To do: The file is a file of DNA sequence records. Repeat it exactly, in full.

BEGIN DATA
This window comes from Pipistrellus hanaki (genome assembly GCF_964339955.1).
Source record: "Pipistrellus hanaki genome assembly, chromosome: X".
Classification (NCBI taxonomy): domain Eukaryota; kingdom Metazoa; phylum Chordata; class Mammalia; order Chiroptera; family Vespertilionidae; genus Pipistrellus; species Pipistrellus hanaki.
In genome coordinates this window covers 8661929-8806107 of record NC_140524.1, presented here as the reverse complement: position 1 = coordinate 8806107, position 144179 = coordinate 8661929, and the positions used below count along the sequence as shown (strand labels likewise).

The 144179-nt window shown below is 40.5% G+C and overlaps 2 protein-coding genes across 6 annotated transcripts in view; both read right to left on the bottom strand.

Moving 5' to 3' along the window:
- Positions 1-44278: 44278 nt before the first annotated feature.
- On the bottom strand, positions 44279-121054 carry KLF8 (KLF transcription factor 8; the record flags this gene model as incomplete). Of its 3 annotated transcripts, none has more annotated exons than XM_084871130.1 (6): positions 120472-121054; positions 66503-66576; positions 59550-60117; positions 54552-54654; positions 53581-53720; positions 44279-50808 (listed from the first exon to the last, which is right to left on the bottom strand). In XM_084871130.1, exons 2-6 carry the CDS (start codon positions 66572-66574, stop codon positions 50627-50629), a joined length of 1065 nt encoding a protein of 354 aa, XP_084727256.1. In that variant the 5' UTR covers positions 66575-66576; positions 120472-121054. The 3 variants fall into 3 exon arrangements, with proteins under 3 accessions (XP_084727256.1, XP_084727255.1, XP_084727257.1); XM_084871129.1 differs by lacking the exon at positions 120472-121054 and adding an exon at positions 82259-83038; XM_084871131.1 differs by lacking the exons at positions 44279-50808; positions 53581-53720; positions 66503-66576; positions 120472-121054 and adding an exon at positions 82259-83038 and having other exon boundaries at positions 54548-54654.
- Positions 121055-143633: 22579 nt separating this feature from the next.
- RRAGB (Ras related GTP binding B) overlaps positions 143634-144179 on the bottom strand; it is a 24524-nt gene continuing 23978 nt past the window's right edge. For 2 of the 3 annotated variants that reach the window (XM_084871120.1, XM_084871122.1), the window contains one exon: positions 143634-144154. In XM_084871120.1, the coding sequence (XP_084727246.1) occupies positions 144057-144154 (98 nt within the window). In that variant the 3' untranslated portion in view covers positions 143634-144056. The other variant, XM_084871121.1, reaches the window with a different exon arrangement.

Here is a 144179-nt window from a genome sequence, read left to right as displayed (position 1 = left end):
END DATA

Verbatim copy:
This window comes from Pipistrellus hanaki (genome assembly GCF_964339955.1).
Source record: "Pipistrellus hanaki genome assembly, chromosome: X".
Classification (NCBI taxonomy): domain Eukaryota; kingdom Metazoa; phylum Chordata; class Mammalia; order Chiroptera; family Vespertilionidae; genus Pipistrellus; species Pipistrellus hanaki.
In genome coordinates this window covers 8661929-8806107 of record NC_140524.1, presented here as the reverse complement: position 1 = coordinate 8806107, position 144179 = coordinate 8661929, and the positions used below count along the sequence as shown (strand labels likewise).

The 144179-nt window shown below is 40.5% G+C and overlaps 2 protein-coding genes across 6 annotated transcripts in view; both read right to left on the bottom strand.

Moving 5' to 3' along the window:
- Positions 1-44278: 44278 nt before the first annotated feature.
- On the bottom strand, positions 44279-121054 carry KLF8 (KLF transcription factor 8; the record flags this gene model as incomplete). Of its 3 annotated transcripts, none has more annotated exons than XM_084871130.1 (6): positions 120472-121054; positions 66503-66576; positions 59550-60117; positions 54552-54654; positions 53581-53720; positions 44279-50808 (listed from the first exon to the last, which is right to left on the bottom strand). In XM_084871130.1, exons 2-6 carry the CDS (start codon positions 66572-66574, stop codon positions 50627-50629), a joined length of 1065 nt encoding a protein of 354 aa, XP_084727256.1. In that variant the 5' UTR covers positions 66575-66576; positions 120472-121054. The 3 variants fall into 3 exon arrangements, with proteins under 3 accessions (XP_084727256.1, XP_084727255.1, XP_084727257.1); XM_084871129.1 differs by lacking the exon at positions 120472-121054 and adding an exon at positions 82259-83038; XM_084871131.1 differs by lacking the exons at positions 44279-50808; positions 53581-53720; positions 66503-66576; positions 120472-121054 and adding an exon at positions 82259-83038 and having other exon boundaries at positions 54548-54654.
- Positions 121055-143633: 22579 nt separating this feature from the next.
- RRAGB (Ras related GTP binding B) overlaps positions 143634-144179 on the bottom strand; it is a 24524-nt gene continuing 23978 nt past the window's right edge. For 2 of the 3 annotated variants that reach the window (XM_084871120.1, XM_084871122.1), the window contains one exon: positions 143634-144154. In XM_084871120.1, the coding sequence (XP_084727246.1) occupies positions 144057-144154 (98 nt within the window). In that variant the 3' untranslated portion in view covers positions 143634-144056. The other variant, XM_084871121.1, reaches the window with a different exon arrangement.

Here is a 144179-nt window from a genome sequence, read left to right as displayed (position 1 = left end):